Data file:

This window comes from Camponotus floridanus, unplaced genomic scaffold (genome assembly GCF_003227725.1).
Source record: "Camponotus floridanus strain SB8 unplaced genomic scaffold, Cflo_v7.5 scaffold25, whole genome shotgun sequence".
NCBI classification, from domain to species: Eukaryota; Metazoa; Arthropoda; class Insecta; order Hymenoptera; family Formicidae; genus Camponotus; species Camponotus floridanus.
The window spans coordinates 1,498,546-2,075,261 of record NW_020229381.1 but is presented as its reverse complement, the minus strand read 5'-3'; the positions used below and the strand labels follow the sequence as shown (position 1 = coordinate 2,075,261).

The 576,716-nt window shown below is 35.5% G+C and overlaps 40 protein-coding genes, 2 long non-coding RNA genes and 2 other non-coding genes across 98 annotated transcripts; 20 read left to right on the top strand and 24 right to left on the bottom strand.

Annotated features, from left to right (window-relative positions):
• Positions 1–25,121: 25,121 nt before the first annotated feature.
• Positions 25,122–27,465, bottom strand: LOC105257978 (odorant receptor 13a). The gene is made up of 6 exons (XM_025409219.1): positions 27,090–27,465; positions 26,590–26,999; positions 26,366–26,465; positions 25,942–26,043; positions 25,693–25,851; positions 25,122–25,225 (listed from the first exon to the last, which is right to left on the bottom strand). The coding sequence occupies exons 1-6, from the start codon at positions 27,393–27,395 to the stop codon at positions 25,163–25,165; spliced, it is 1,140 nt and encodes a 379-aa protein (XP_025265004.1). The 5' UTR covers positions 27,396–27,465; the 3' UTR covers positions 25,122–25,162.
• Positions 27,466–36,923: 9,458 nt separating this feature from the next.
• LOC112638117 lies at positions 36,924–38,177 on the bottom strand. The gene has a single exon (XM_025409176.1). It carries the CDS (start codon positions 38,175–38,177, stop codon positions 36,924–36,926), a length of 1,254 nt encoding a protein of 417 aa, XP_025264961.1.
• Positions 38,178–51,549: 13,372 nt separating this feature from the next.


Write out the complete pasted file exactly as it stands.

This window comes from Camponotus floridanus, unplaced genomic scaffold (genome assembly GCF_003227725.1).
Source record: "Camponotus floridanus strain SB8 unplaced genomic scaffold, Cflo_v7.5 scaffold25, whole genome shotgun sequence".
NCBI classification, from domain to species: Eukaryota; Metazoa; Arthropoda; class Insecta; order Hymenoptera; family Formicidae; genus Camponotus; species Camponotus floridanus.
The window spans coordinates 1,498,546-2,075,261 of record NW_020229381.1 but is presented as its reverse complement, the minus strand read 5'-3'; the positions used below and the strand labels follow the sequence as shown (position 1 = coordinate 2,075,261).

The 576,716-nt window shown below is 35.5% G+C and overlaps 40 protein-coding genes, 2 long non-coding RNA genes and 2 other non-coding genes across 98 annotated transcripts; 20 read left to right on the top strand and 24 right to left on the bottom strand.

Annotated features, from left to right (window-relative positions):
• Positions 1–25,121: 25,121 nt before the first annotated feature.
• Positions 25,122–27,465, bottom strand: LOC105257978 (odorant receptor 13a). The gene is made up of 6 exons (XM_025409219.1): positions 27,090–27,465; positions 26,590–26,999; positions 26,366–26,465; positions 25,942–26,043; positions 25,693–25,851; positions 25,122–25,225 (listed from the first exon to the last, which is right to left on the bottom strand). The coding sequence occupies exons 1-6, from the start codon at positions 27,393–27,395 to the stop codon at positions 25,163–25,165; spliced, it is 1,140 nt and encodes a 379-aa protein (XP_025265004.1). The 5' UTR covers positions 27,396–27,465; the 3' UTR covers positions 25,122–25,162.
• Positions 27,466–36,923: 9,458 nt separating this feature from the next.
• LOC112638117 lies at positions 36,924–38,177 on the bottom strand. The gene has a single exon (XM_025409176.1). It carries the CDS (start codon positions 38,175–38,177, stop codon positions 36,924–36,926), a length of 1,254 nt encoding a protein of 417 aa, XP_025264961.1.
• Positions 38,178–51,549: 13,372 nt separating this feature from the next.